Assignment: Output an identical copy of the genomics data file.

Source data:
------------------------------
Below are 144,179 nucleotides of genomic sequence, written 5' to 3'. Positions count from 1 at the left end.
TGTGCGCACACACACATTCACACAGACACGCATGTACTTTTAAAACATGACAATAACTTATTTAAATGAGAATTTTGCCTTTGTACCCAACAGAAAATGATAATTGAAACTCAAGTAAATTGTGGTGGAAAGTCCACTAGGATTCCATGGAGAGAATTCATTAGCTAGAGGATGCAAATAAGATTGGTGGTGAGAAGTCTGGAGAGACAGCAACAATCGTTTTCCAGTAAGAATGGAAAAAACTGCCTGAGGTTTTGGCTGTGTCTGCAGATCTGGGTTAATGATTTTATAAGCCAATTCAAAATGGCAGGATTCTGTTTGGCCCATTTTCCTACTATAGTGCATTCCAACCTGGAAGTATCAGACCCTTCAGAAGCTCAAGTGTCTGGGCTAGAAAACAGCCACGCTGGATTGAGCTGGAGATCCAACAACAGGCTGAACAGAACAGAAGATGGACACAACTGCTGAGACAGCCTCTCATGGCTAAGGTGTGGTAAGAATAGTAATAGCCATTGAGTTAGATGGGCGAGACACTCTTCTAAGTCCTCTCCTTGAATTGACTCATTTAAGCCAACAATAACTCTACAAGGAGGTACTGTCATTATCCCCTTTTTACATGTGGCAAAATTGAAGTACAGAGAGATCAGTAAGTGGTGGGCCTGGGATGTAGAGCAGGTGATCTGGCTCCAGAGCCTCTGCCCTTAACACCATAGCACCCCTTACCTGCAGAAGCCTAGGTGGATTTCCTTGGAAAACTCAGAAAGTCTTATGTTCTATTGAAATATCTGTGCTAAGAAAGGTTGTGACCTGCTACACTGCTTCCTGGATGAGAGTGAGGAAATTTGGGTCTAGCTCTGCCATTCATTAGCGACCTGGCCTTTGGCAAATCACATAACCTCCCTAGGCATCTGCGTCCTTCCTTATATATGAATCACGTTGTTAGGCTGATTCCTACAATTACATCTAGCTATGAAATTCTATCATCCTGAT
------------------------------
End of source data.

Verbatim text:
Below are 144,179 nucleotides of genomic sequence, written 5' to 3'. Positions count from 1 at the left end.
TGTGCGCACACACACATTCACACAGACACGCATGTACTTTTAAAACATGACAATAACTTATTTAAATGAGAATTTTGCCTTTGTACCCAACAGAAAATGATAATTGAAACTCAAGTAAATTGTGGTGGAAAGTCCACTAGGATTCCATGGAGAGAATTCATTAGCTAGAGGATGCAAATAAGATTGGTGGTGAGAAGTCTGGAGAGACAGCAACAATCGTTTTCCAGTAAGAATGGAAAAAACTGCCTGAGGTTTTGGCTGTGTCTGCAGATCTGGGTTAATGATTTTATAAGCCAATTCAAAATGGCAGGATTCTGTTTGGCCCATTTTCCTACTATAGTGCATTCCAACCTGGAAGTATCAGACCCTTCAGAAGCTCAAGTGTCTGGGCTAGAAAACAGCCACGCTGGATTGAGCTGGAGATCCAACAACAGGCTGAACAGAACAGAAGATGGACACAACTGCTGAGACAGCCTCTCATGGCTAAGGTGTGGTAAGAATAGTAATAGCCATTGAGTTAGATGGGCGAGACACTCTTCTAAGTCCTCTCCTTGAATTGACTCATTTAAGCCAACAATAACTCTACAAGGAGGTACTGTCATTATCCCCTTTTTACATGTGGCAAAATTGAAGTACAGAGAGATCAGTAAGTGGTGGGCCTGGGATGTAGAGCAGGTGATCTGGCTCCAGAGCCTCTGCCCTTAACACCATAGCACCCCTTACCTGCAGAAGCCTAGGTGGATTTCCTTGGAAAACTCAGAAAGTCTTATGTTCTATTGAAATATCTGTGCTAAGAAAGGTTGTGACCTGCTACACTGCTTCCTGGATGAGAGTGAGGAAATTTGGGTCTAGCTCTGCCATTCATTAGCGACCTGGCCTTTGGCAAATCACATAACCTCCCTAGGCATCTGCGTCCTTCCTTATATATGAATCACGTTGTTAGGCTGATTCCTACAATTACATCTAGCTATGAAATTCTATCATCCTGAT